The cold Chicago spring in 1968, and 10-year-old Karen Reyes loves monsters. She fills her spiral-bound notebook with a deeply personal journal of her life, of monsters and monstrousness, of the slow tragedy that threatens to take away her mother, and her love of creature features. But when Karen’s beloved upstairs neighbour, a kind, deeply traumatized Holocaust survivor, dies under mysterious circumstances, Karen decides to investigate and solve the mystery. But the plot, while engaging, is only part of the appeal. The story is told through Karen’s eyes, her diary and her illustrations, all filtered through a prism of her only partial understanding of the world and the motivations of the adults around her, and also her love of monsters. Karen is depicted throughout as she imagines and draws herself, a sort of Lon Chaney-ish Wolfgirl, and the other characters and the setting shift, sometimes more realistically portrayed, sometimes cartoonish, sometimes as denizens of Famous Monsters of Filmland. Much of the art is black and white, but some is in blue ink, depending on the pens Karen is using, on pages that are designed to look like her notebooks. The lettering rambles across the page, in digressions and asides and labels. The book as a whole so brilliantly emulates the journal of a talented, precocious but sad and outcast child that I have to repeatedly remind myself that it isn’t a real historic artifact, and that Karen Reyes isn’t Emil Ferris.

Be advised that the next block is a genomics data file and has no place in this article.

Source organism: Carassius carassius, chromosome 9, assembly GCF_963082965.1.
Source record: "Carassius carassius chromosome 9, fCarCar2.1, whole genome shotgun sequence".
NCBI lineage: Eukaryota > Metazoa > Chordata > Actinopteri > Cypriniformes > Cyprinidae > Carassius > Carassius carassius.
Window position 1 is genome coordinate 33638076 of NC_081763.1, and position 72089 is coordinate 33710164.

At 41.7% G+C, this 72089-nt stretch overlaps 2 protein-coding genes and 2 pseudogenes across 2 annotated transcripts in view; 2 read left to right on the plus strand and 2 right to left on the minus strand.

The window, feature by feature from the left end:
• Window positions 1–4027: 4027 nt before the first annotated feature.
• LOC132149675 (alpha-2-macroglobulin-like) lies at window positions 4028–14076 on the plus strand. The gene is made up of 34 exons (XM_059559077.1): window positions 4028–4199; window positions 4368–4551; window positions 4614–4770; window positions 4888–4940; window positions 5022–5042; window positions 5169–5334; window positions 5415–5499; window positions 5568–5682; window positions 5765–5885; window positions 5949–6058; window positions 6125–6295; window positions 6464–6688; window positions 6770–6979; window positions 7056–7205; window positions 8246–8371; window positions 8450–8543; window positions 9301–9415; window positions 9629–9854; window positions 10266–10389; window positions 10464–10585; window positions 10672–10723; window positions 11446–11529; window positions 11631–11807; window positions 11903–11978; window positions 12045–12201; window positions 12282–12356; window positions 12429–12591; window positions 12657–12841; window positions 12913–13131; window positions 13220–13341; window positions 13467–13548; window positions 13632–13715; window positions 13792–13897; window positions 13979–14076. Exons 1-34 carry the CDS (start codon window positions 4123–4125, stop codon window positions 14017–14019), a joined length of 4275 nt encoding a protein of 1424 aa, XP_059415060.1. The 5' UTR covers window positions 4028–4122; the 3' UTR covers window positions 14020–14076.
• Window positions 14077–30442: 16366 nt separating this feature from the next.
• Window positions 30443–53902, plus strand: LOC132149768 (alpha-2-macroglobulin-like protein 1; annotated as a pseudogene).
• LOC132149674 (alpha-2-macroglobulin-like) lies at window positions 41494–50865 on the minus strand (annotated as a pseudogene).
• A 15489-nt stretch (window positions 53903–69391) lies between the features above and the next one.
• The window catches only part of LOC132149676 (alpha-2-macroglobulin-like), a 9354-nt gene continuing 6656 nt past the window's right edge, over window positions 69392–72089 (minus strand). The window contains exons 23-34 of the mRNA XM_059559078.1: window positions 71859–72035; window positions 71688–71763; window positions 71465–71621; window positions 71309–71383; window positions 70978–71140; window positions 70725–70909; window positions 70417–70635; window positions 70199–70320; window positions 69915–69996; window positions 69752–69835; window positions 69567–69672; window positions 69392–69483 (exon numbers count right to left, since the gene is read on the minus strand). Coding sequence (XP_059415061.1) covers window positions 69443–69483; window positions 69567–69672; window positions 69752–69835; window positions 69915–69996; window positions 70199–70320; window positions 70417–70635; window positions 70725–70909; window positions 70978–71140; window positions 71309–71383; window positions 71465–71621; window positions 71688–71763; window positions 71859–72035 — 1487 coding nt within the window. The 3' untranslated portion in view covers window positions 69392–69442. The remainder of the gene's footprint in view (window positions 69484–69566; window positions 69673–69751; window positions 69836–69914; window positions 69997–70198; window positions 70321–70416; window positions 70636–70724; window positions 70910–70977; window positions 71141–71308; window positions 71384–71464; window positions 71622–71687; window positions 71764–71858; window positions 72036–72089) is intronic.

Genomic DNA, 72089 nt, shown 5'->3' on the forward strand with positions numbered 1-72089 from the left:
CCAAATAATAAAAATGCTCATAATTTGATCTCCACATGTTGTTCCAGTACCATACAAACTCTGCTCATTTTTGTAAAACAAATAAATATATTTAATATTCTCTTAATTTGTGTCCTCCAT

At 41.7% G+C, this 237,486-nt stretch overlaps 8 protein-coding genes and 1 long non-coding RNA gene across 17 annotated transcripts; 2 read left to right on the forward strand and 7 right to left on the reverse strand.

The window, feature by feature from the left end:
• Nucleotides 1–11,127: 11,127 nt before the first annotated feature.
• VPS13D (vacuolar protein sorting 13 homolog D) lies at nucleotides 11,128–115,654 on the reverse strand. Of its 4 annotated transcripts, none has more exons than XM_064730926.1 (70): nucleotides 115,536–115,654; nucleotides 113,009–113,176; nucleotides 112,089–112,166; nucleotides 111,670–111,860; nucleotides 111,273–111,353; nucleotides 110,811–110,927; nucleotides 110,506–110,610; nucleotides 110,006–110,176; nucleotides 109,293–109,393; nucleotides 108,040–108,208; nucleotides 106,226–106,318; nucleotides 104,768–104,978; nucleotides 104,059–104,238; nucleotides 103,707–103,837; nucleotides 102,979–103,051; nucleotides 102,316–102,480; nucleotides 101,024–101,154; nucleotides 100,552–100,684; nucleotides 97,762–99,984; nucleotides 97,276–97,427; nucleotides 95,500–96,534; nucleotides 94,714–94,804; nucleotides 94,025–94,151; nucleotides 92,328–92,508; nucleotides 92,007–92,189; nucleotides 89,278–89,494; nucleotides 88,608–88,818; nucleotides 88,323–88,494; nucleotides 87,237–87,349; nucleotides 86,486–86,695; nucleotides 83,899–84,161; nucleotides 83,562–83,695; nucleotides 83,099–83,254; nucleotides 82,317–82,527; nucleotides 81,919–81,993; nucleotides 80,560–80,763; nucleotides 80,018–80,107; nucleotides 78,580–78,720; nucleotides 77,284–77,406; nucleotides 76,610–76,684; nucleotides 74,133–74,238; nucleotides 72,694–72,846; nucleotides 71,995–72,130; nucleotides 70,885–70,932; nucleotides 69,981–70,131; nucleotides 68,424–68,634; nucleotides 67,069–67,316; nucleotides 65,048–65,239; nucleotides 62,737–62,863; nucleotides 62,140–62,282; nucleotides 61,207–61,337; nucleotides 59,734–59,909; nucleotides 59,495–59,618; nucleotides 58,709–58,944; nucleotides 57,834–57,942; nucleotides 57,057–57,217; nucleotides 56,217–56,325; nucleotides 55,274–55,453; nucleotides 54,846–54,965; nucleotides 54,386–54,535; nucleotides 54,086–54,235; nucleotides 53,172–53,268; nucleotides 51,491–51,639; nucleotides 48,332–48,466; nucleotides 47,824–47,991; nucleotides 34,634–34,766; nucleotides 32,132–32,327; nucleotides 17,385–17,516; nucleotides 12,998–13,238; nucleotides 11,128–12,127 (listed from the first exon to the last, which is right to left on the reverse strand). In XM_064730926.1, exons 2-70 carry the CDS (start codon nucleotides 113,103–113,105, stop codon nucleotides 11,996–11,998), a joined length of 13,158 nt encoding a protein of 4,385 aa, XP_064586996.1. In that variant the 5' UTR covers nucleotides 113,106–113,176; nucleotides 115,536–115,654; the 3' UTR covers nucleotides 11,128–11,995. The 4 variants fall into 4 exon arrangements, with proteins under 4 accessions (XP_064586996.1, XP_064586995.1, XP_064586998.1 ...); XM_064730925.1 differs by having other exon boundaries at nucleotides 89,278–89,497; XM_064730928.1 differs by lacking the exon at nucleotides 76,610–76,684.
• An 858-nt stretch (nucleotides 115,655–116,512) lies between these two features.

This book, in short, is a remarkable achievement. It’s astonishing that such an outstanding graphic novel is Emil Ferris’s debut; her personal story in its own way as remarkable as the story she tells within its pages, and I recommend learning more about her, as well as unreservedly recommending that you read My Favorite Things Is Monsters. But I also strongly recommend that you read it as a print book; I can’t imagine trying to follow these pages, their nuance and detail and idiosyncratic layout, on a screen.